August 9, 2006 4:00 AM PDT

Broadband bundles to drive wireless spectrum sale

A government auction that begins Wednesday could bring everyone from cable companies to satellite television providers to the wireless world.

The so-called quadruple-play service package--which would add wireless voice and data services to an existing bundle of high-speed Internet access, telephony and television--is driving interest in the Federal Communications Commission's biggest spectrum auction in a decade, as cable operators and satellite operators vie for a piece of the action along with big names like T-Mobile.

The auction, which had been delayed several times, could run through September. The sale of the 1,122 licenses, now being used by the military and law enforcement, is expected to raise about $15 billion. The licenses will cover 90 megahertz of spectrum at 1710-1755 and 2110-2155 MHz.

While traditional wireless operators, such as T-Mobile, are expected to bid aggressively, a slew of nontraditional wireless players, such as cable operators and satellite TV providers, are also throwing their hats into the ring in an effort to bolster their service packages to compete against big phone companies, namely Verizon Communications and AT&T.

Satellite providers DirecTV and EchoStar are teaming up under the name Wireless DBS to put down $972.5 million in bids for spectrum. Cable operators Comcast, Cox Communications and Time Warner have joined forces with Sprint Nextel to form a group called SpectrumCo that is bidding $637.7 million for licenses.

Cingular Wireless and Verizon Wireless, which already have plenty of spectrum, have also made separate deposits to bid on the spectrum, according to public documents filed with the FCC. These companies are likely bidding to ensure that others don't get the spectrum too cheaply, some analysts say.

Acquiring spectrum and adding wireless services is crucial for satellite and cable operators trying to compete with phone companies. Phone companies are already starting to offer a package of services that includes telephony, broadband and now television service. What's more, Verizon and AT&T both own large stakes in wireless phone companies. And it's very likely these companies will soon begin bundling that wireless service into their offering as well.

"We are seeing the advent of wireless broadband services," said Amy Lind, an analyst with IDC. "And wireless is something that neither cable operators nor satellite companies have right now. Adding wireless will allow them to expand their offerings."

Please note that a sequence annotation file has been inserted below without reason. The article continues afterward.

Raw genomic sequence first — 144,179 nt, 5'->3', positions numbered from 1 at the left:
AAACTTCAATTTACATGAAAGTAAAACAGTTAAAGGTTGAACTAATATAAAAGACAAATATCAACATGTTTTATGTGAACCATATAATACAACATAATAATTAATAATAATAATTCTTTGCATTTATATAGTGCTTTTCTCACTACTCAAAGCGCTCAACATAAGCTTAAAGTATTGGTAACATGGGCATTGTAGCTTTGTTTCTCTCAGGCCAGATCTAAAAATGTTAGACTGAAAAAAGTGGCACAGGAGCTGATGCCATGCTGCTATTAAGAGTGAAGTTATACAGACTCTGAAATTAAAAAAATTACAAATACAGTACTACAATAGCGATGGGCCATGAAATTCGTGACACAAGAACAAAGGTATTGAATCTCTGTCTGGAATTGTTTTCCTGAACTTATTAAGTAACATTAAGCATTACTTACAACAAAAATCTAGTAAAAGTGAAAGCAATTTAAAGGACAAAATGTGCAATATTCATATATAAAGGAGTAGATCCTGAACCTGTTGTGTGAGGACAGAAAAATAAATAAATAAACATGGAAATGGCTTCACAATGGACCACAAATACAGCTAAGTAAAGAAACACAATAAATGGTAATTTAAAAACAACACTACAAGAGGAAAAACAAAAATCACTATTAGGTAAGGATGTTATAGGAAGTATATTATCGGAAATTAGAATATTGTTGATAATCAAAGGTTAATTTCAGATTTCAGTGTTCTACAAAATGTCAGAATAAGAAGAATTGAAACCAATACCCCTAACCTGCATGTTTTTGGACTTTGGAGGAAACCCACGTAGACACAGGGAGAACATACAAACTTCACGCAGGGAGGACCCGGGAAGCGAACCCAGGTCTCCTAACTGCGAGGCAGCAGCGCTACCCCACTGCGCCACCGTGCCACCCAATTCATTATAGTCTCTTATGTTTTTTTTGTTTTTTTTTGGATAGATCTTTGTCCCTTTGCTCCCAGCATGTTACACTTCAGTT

Cable operators, which have effectively used their own bundles to win new customers, see wireless as an important opportunity. Companies such as Comcast and Time Warner have proven that the more services they can offer as part of a bundle, the more leverage they have to compete on pricing. Instead of slashing prices on individual services, they can market the value of the entire package.

CONTINUED: A ace up cable's sleeve?…
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SWANsat to Turn Earth into Wi-Fi Hotspot
Would SWANsat buy FCC licences if they hav one already?

Imagine a series of at least three geosynchronous orbital satellites providing wireless Internet access to the entire world. Thats exactly what a project called SWANsat or Super-Wide Area Network Satellite plans to do by the year 2011. They intend to be a global broadband Internet service provider that can facilitate up to 600 million connections per satellite. All you need is a handheld mobile device to connect to the system.
Read more: HYPERLINK <a class="jive-link-external" href="http://www.gizmocafe.com/blogs/gizmo_waydes_blog/archive/2006/08/21/96546.aspx" target="_newWindow">http://www.gizmocafe.com/blogs/gizmo_waydes_blog/archive/2006/08/21/96546.aspx</a>

IOSTAR, SANDIA LABS, ORBITAL. The pioneers of GPS &#38; Teledesic  together with directors such as 4 Star General Tony McPeak &#38; former secretary of US Air Force (Roche) and former Branch Chief of guided missiles &#38; CEO of Western Digital  are coming together for intriguing development called SWANsat.

The Teledesic Chief Architect (now Presidnet of IOSTAR) recently made this presentation:
HYPERLINK <a class="jive-link-external" href="http://csmarts.colorado.edu/presentationpages/34_future_of_space/page_01.htm" target="_newWindow">http://csmarts.colorado.edu/presentationpages/34_future_of_space/page_01.htm</a> (intro-nav page)
HYPERLINK <a class="jive-link-external" href="http://csmarts.colorado.edu/presentationpages/34_future_of_space/Slide45.JPG" target="_newWindow">http://csmarts.colorado.edu/presentationpages/34_future_of_space/Slide45.JPG</a>
Posted by swansat_kaching (20 comments )
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Online auctions
How long are we going to be doing this? When will the economies of scale and online auctions in reverse be used for these things? Why people always have to pay more? <a class="jive-link-external" href="http://www.oltiby.com" target="_newWindow">http://www.oltiby.com</a> is the correct reverse way to go.
Posted by solisy (1 comment )
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Google will be there says: Jean-Pierre Khoueiri of Constant Click
These licenses are expected to generate over $15 billion in
revenues, you can bet that companies like Google are going to be
bidding on some of these.
Posted by www.ConstantClick.com (5 comments )
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Thanks for the great article.

http://www.BidsTick.com
http://www.PennyAuctionInvestigator.com
Posted by mikefurl (2 comments )
Reply Link Flag
 

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